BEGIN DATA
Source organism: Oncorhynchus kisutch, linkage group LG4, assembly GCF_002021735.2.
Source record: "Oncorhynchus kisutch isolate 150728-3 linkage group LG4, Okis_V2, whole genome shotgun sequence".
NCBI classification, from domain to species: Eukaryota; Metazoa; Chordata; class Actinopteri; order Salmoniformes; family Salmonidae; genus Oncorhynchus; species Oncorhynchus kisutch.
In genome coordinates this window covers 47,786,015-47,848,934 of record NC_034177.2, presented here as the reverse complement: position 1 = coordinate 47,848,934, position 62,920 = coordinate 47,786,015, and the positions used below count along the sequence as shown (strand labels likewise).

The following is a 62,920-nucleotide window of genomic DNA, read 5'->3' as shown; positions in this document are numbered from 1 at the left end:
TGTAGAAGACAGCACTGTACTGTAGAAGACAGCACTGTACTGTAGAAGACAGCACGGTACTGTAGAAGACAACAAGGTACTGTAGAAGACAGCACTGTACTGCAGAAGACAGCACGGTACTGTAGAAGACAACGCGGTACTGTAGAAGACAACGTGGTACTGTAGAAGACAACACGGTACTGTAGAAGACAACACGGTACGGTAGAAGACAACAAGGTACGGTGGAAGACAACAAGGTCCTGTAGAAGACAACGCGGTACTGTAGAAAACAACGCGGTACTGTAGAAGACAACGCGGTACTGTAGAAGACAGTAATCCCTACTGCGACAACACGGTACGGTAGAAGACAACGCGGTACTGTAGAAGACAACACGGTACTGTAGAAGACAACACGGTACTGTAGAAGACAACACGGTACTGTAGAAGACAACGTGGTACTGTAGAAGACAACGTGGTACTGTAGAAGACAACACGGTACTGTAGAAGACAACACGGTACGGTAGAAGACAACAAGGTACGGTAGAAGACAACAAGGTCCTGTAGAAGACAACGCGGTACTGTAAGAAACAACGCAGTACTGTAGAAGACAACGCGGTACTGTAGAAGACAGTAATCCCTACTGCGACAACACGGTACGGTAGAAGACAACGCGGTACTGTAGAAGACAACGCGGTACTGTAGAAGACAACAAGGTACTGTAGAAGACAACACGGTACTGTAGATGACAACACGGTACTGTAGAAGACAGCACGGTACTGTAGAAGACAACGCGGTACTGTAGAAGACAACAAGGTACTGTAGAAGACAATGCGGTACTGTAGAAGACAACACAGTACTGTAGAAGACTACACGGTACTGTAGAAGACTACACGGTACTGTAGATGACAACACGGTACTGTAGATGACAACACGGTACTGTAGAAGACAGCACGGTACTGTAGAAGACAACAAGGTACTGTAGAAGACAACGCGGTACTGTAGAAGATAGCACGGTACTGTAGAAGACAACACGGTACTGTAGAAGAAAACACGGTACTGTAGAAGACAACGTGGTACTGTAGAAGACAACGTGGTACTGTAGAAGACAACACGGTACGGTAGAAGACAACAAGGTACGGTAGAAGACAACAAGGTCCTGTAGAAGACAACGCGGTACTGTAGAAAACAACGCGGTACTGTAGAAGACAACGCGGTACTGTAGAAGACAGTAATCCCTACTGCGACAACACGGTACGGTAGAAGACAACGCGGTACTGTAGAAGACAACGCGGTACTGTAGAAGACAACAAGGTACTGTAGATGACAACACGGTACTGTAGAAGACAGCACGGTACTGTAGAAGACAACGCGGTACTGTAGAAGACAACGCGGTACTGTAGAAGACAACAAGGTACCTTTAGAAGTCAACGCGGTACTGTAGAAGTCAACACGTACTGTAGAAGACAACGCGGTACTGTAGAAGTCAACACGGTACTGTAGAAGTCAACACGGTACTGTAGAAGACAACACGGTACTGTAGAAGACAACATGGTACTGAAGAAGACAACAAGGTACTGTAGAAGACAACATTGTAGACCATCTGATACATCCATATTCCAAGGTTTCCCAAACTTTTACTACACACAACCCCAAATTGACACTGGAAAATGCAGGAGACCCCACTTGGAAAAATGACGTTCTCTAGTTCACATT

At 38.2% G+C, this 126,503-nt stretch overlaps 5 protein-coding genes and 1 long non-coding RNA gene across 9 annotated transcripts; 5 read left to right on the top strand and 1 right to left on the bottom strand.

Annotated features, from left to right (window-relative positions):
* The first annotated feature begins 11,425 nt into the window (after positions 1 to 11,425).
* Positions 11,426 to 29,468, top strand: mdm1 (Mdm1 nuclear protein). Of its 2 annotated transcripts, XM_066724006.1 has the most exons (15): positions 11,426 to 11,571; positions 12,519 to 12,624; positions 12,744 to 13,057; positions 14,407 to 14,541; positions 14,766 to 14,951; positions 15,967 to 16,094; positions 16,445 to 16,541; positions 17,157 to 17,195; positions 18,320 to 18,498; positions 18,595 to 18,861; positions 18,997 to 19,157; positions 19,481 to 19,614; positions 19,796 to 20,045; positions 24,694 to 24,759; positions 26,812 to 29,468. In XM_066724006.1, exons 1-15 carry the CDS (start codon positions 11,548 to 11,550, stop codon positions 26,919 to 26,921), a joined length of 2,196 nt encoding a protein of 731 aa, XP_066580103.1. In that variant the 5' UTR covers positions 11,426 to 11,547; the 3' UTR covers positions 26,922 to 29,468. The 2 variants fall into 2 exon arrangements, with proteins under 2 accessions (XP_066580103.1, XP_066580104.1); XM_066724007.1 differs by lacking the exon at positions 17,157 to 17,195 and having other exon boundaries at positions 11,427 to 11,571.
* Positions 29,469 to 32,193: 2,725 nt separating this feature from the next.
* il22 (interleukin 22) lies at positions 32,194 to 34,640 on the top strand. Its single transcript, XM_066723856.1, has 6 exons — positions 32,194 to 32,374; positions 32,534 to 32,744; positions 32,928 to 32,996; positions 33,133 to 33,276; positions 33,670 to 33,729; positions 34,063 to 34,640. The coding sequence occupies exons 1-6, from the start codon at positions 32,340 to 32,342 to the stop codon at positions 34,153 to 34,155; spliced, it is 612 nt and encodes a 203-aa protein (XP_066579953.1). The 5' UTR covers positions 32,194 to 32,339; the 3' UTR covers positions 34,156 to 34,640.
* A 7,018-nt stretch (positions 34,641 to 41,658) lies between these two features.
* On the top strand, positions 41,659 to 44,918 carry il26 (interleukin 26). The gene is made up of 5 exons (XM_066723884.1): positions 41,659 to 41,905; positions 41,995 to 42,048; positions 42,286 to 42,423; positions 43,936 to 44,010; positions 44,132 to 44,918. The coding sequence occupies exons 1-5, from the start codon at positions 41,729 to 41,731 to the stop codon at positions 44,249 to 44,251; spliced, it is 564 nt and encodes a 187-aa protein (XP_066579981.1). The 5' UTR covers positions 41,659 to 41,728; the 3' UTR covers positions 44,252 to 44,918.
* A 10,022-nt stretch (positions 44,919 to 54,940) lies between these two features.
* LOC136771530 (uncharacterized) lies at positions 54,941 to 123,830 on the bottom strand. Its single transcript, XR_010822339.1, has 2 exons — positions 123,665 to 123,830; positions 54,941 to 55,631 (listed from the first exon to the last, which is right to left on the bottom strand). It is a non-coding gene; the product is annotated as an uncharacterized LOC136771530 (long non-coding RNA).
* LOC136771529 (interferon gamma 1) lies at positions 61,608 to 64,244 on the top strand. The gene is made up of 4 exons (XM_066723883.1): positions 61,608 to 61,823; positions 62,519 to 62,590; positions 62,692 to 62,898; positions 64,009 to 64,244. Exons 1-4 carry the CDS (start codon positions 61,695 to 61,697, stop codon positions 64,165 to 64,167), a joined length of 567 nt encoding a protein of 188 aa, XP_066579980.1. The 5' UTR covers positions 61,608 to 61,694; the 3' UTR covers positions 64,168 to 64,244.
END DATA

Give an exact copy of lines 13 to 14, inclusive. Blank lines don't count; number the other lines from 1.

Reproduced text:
* A 7,018-nt stretch (positions 34,641 to 41,658) lies between these two features.
* On the top strand, positions 41,659 to 44,918 carry il26 (interleukin 26). The gene is made up of 5 exons (XM_066723884.1): positions 41,659 to 41,905; positions 41,995 to 42,048; positions 42,286 to 42,423; positions 43,936 to 44,010; positions 44,132 to 44,918. The coding sequence occupies exons 1-5, from the start codon at positions 41,729 to 41,731 to the stop codon at positions 44,249 to 44,251; spliced, it is 564 nt and encodes a 187-aa protein (XP_066579981.1). The 5' UTR covers positions 41,659 to 41,728; the 3' UTR covers positions 44,252 to 44,918.